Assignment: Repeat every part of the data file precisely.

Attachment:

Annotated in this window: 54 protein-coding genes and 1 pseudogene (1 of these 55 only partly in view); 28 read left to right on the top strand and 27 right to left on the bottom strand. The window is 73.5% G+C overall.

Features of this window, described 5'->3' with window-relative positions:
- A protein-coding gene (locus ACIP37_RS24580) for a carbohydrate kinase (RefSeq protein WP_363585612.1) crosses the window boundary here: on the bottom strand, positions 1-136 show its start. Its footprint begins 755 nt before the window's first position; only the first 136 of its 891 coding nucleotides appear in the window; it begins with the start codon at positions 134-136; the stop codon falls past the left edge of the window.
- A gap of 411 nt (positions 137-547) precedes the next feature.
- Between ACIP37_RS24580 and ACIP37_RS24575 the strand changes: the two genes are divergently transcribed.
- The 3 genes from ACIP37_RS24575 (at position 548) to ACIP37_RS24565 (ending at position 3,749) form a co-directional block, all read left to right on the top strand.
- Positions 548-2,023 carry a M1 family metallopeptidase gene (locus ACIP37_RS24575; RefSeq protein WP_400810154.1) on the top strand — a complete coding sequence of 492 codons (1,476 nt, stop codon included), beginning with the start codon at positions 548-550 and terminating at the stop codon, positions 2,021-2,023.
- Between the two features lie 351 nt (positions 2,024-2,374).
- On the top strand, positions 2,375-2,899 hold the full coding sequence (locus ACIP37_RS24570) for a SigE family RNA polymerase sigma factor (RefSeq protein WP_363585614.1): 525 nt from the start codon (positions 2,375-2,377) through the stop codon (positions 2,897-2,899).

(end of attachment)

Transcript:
Annotated in this window: 54 protein-coding genes and 1 pseudogene (1 of these 55 only partly in view); 28 read left to right on the top strand and 27 right to left on the bottom strand. The window is 73.5% G+C overall.

Features of this window, described 5'->3' with window-relative positions:
- A protein-coding gene (locus ACIP37_RS24580) for a carbohydrate kinase (RefSeq protein WP_363585612.1) crosses the window boundary here: on the bottom strand, positions 1-136 show its start. Its footprint begins 755 nt before the window's first position; only the first 136 of its 891 coding nucleotides appear in the window; it begins with the start codon at positions 134-136; the stop codon falls past the left edge of the window.
- A gap of 411 nt (positions 137-547) precedes the next feature.
- Between ACIP37_RS24580 and ACIP37_RS24575 the strand changes: the two genes are divergently transcribed.
- The 3 genes from ACIP37_RS24575 (at position 548) to ACIP37_RS24565 (ending at position 3,749) form a co-directional block, all read left to right on the top strand.
- Positions 548-2,023 carry a M1 family metallopeptidase gene (locus ACIP37_RS24575; RefSeq protein WP_400810154.1) on the top strand — a complete coding sequence of 492 codons (1,476 nt, stop codon included), beginning with the start codon at positions 548-550 and terminating at the stop codon, positions 2,021-2,023.
- Between the two features lie 351 nt (positions 2,024-2,374).
- On the top strand, positions 2,375-2,899 hold the full coding sequence (locus ACIP37_RS24570) for a SigE family RNA polymerase sigma factor (RefSeq protein WP_363585614.1): 525 nt from the start codon (positions 2,375-2,377) through the stop codon (positions 2,897-2,899).